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Early Detection is the Best Prevention

KNOW YOUR NUMBERS

As we age, we may experience declines in our ability to walk, to carry out of activities of daily living, to enjoy the activities we enjoy doing and to stay independent. Some declines or complications that impede our independent lifestyle arise due to lack of physical activity, unhealthy diet, hereditary, being overweight, age or gender. While some of these factors, such as our genetics, age and gender cannot be changed; our lifestyle-related factors, including our activity levels and diet are directly correlated to our weight and can be altered to give ourselves an overall healthy lifestyle and prevent decrease the likelihood of developing heart disease, stroke and diabetes.

The three critical health factors and ranges one should maintain for a healthy lifestyle and disease prevention include:

  • Blood Cholesterol, which is a waxy substance located in the blood cells in addition to the lining of the arteries and veins. Cholesterol consists of HDL or “good cholesterol”, LDL or “bad cholesterol” and triglycerides, which together makes up your total cholesterol level. Total cholesterol should be less than 200 mg/dL. “Good” HDL cholesterol helps reduce the buildup of the “bad” LDL cholesterol and triglycerides. An optimal levels of good cholesterol is anything less than 40 mg/dL. Bad cholesterol levels should stay below 100 mg/dL.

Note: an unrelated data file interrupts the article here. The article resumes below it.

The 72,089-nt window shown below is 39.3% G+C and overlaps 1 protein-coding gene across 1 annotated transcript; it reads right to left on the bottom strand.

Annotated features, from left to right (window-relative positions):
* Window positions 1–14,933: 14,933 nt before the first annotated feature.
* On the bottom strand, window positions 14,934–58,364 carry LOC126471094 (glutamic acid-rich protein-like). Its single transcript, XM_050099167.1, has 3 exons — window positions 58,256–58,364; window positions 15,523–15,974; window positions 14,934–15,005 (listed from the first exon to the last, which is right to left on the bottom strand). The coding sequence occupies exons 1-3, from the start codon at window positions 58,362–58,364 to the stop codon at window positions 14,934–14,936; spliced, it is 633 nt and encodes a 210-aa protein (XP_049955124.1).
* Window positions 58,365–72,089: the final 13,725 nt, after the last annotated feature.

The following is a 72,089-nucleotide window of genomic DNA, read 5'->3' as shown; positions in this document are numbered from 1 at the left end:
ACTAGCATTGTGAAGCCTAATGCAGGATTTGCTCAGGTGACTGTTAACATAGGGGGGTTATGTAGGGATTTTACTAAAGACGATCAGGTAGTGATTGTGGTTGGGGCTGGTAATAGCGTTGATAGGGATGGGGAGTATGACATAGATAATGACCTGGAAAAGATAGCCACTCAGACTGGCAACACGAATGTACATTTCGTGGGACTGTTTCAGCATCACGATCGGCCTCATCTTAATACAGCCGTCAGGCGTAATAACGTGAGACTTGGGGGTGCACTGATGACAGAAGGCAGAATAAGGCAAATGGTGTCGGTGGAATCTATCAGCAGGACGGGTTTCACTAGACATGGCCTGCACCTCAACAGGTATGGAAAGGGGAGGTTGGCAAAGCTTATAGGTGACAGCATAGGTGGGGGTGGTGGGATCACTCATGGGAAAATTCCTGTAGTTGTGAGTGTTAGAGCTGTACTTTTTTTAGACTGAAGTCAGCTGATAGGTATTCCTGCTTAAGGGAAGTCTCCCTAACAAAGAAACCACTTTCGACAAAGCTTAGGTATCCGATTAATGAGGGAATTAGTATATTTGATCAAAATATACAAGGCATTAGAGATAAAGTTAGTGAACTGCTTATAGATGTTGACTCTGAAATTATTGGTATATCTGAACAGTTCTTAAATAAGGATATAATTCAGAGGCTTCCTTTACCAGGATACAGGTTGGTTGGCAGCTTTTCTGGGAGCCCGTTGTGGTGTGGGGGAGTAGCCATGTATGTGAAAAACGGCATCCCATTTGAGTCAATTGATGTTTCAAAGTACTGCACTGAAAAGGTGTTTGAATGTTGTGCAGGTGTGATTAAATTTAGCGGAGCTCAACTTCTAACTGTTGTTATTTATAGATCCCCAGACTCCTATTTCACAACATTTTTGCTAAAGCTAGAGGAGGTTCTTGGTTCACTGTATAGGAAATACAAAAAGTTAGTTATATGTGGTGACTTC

• Blood Pressure is the pressure of the blood in your circulatory system. It is important as it reflects certain characteristics of heart health including the rate and force of heart contractions as well as how open and elastic the blood vessels are. Blood pressure consists of two numbers: the systolic number, or the top number on a reading, gives the pressure when your heart is pumping or pushing blood out to the body; the diastolic, or bottom number, reflects when the heart is at rest and filling with blood. A normal blood pressure reads less than 120/80 mm Hg.
  • Blood Sugar is the amount of sugar (glucose) circulating throughout the body. Blood sugar fluctuates during the day depending on the food choices you select and the time of day you chose to eat them.

Having blood sugar levels that are too low can put you at risk of becoming weak or light-headed while having high blood sugar levels can cause hardening of the blood vessels and lead to other complications, such as diabetes. Healthy blood sugar levels range between 5.5-6.9 mmol/L.

These readings should be tested, identified and tracked over time with your physician. Early detection of abnormal readings can give you time to re-gain control of your health and to reduce your risks of future complications. These ranges can be decreased by:

  • Following the physical activity recommendations by the American Heart Association (AHA); the AHA advises at least 30 minutes of moderate intensity aerobic activity throughout the day at least 5 days per week for a total of 150 minutes or 20 minutes of vigorous-intensity at least 3 times a week. This cardiovascular exercise is suggested to be combined with strengthen training exercises 2-3 times a week.
  • Making healthy food choices at the table as well as in the grocery store. Choose foods that are fresh, and non-processed when possible, such as lean meats and fresh vegetables that will give you the most vitamins, minerals and nutrients.

With a pro-active, healthy lifestyle, you’ll be set to take control of your life to not only age in place, but enjoy life’s journey along the way. It’s important to know your numbers! Speak with your physician with any concerns you may have and start tracking today!

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